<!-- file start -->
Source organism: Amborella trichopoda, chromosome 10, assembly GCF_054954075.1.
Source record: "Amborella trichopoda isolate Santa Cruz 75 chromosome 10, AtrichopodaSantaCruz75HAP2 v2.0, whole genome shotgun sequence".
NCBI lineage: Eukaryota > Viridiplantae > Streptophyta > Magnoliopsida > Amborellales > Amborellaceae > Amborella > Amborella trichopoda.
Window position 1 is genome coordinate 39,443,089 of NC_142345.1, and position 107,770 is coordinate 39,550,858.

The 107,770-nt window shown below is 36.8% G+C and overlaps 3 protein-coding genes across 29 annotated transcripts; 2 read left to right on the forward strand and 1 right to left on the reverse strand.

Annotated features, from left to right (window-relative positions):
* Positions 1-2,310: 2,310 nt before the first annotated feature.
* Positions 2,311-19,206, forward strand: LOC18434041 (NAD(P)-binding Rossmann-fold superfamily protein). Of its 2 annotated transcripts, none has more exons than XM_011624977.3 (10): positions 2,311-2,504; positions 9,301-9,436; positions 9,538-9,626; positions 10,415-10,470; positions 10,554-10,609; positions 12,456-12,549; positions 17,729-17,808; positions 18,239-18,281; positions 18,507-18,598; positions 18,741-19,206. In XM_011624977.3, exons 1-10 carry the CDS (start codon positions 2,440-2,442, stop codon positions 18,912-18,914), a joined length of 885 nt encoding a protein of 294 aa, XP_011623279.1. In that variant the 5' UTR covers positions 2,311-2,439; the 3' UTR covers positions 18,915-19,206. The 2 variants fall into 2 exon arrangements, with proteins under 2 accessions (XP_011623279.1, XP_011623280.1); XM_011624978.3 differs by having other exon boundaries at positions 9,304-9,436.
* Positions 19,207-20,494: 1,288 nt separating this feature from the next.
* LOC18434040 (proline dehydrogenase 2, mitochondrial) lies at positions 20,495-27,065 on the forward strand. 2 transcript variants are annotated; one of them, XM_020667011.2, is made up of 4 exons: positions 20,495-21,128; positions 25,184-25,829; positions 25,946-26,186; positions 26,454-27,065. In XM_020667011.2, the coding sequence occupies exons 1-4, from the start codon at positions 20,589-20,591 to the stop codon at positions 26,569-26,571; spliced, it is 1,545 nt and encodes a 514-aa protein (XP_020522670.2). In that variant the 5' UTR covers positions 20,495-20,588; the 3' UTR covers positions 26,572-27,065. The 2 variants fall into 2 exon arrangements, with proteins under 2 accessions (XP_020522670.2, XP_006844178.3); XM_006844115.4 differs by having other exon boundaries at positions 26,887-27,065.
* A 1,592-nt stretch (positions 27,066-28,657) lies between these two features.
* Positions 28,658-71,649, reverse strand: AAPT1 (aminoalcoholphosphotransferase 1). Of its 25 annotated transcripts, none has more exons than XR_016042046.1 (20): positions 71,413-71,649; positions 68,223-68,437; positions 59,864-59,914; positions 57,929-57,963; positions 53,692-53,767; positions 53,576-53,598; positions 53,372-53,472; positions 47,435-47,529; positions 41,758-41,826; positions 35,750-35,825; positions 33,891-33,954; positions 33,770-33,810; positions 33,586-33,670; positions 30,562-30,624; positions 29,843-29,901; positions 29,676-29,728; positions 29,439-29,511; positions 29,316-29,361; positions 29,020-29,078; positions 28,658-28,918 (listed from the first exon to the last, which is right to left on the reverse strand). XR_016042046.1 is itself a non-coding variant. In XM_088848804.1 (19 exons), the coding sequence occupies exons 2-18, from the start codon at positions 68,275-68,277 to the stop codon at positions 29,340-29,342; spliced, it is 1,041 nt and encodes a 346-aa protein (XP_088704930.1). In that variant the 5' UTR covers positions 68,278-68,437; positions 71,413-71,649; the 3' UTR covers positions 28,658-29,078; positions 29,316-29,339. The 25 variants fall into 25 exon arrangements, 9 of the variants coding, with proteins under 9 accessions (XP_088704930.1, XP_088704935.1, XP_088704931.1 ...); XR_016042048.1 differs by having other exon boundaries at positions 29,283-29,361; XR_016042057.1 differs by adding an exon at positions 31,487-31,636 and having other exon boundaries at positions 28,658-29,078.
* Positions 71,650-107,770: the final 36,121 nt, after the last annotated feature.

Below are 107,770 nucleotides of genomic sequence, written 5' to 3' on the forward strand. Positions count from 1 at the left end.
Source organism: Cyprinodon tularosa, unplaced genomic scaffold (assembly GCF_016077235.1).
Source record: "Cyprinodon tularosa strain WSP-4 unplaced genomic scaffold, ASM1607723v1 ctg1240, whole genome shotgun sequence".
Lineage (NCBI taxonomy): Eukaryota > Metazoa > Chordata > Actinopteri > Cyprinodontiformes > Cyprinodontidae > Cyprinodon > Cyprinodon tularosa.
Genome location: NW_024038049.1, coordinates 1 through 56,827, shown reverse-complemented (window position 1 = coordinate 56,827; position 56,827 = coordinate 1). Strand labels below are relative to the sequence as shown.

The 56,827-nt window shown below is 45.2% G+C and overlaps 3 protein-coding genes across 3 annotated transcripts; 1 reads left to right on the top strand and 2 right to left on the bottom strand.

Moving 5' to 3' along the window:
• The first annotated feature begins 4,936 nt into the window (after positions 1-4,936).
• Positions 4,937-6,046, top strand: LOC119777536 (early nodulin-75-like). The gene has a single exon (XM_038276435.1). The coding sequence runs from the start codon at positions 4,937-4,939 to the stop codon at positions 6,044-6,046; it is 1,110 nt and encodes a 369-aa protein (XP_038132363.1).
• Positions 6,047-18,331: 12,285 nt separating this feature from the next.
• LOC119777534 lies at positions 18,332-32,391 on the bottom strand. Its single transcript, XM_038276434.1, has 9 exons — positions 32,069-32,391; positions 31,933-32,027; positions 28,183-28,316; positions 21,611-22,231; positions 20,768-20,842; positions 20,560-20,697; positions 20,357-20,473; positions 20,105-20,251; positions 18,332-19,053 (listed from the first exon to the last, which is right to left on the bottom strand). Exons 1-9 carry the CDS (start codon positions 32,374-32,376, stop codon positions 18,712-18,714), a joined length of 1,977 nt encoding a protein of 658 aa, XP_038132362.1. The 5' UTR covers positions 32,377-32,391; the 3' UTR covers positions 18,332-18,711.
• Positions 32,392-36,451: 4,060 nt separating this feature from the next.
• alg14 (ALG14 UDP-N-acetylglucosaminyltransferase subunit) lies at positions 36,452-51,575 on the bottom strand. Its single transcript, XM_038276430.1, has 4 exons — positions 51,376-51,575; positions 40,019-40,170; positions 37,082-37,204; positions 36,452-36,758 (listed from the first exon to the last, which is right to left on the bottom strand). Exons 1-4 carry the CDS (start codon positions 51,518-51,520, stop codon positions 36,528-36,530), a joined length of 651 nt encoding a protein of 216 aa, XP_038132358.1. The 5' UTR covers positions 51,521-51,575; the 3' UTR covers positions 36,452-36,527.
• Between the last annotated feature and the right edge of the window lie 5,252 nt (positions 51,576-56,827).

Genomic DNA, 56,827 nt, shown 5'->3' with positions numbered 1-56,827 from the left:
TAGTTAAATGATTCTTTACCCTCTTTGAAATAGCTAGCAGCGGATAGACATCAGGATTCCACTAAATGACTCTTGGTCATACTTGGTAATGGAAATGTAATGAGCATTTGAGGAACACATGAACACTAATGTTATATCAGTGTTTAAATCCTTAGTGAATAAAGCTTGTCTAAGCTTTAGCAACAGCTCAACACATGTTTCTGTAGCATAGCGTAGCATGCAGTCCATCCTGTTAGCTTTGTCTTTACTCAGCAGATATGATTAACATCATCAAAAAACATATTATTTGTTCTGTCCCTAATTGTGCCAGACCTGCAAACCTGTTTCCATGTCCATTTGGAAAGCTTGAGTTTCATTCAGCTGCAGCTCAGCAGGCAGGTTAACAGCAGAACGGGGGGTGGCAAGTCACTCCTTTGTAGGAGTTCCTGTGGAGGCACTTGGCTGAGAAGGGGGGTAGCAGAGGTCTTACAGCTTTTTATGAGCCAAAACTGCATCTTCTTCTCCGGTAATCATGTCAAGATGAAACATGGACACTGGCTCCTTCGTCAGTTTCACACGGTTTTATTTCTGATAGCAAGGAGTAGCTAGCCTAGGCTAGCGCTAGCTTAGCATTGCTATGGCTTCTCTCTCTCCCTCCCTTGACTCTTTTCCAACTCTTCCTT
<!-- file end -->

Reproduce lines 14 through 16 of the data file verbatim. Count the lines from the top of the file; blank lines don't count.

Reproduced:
Below are 107,770 nucleotides of genomic sequence, written 5' to 3' on the forward strand. Positions count from 1 at the left end.
Source organism: Cyprinodon tularosa, unplaced genomic scaffold (assembly GCF_016077235.1).
Source record: "Cyprinodon tularosa strain WSP-4 unplaced genomic scaffold, ASM1607723v1 ctg1240, whole genome shotgun sequence".